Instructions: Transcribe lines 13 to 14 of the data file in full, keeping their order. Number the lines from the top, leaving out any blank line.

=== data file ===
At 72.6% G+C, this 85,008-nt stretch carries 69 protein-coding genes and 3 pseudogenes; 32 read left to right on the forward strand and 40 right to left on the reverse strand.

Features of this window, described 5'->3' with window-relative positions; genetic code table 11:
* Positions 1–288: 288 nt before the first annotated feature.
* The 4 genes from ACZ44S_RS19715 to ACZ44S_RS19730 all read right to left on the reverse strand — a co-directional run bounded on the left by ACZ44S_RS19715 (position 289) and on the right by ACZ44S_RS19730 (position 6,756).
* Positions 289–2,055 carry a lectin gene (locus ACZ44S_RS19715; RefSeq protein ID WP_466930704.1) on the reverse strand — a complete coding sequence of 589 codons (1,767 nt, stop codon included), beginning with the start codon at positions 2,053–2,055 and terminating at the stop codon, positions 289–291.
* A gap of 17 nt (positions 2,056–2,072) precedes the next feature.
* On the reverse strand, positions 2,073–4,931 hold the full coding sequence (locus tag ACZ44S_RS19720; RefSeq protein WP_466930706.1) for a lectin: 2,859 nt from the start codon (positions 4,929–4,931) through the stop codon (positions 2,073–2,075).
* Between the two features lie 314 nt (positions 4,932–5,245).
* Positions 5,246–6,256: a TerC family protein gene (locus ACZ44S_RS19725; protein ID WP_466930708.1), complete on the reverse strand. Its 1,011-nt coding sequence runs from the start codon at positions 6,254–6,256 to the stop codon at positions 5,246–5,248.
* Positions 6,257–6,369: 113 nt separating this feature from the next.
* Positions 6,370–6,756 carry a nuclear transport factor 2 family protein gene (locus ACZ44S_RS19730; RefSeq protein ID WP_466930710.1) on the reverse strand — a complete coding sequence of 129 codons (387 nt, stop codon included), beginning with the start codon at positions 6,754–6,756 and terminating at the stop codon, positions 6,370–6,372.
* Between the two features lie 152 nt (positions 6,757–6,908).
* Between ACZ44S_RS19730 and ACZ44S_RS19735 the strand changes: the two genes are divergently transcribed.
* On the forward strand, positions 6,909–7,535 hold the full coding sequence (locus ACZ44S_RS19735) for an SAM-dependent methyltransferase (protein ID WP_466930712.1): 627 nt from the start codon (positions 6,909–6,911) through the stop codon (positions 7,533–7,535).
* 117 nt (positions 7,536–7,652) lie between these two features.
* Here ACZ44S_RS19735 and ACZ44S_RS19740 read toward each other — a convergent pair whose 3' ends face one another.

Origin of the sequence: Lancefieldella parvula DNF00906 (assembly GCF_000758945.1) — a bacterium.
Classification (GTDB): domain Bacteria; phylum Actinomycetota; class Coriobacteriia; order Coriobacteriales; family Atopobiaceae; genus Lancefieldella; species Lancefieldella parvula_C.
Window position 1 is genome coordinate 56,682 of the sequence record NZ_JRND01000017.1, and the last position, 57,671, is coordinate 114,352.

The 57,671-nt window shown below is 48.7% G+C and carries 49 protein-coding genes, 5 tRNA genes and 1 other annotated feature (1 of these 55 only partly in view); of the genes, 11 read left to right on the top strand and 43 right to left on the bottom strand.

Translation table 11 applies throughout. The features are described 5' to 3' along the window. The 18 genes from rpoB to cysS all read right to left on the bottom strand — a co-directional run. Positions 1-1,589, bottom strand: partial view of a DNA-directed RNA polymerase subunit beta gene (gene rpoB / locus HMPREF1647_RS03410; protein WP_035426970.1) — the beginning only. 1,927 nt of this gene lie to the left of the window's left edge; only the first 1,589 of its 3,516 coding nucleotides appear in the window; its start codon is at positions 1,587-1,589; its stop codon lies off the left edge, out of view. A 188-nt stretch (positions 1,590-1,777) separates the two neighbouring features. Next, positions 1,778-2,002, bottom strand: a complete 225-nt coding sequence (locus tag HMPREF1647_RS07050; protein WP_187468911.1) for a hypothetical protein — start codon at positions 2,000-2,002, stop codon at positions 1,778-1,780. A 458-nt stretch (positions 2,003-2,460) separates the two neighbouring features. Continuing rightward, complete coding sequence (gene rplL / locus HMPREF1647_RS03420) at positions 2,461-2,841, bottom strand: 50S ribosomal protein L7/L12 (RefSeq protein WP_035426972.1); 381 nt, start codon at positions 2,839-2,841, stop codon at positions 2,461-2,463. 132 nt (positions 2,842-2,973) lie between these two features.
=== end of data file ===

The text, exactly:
* Between ACZ44S_RS19730 and ACZ44S_RS19735 the strand changes: the two genes are divergently transcribed.
* On the forward strand, positions 6,909–7,535 hold the full coding sequence (locus ACZ44S_RS19735) for an SAM-dependent methyltransferase (protein ID WP_466930712.1): 627 nt from the start codon (positions 6,909–6,911) through the stop codon (positions 7,533–7,535).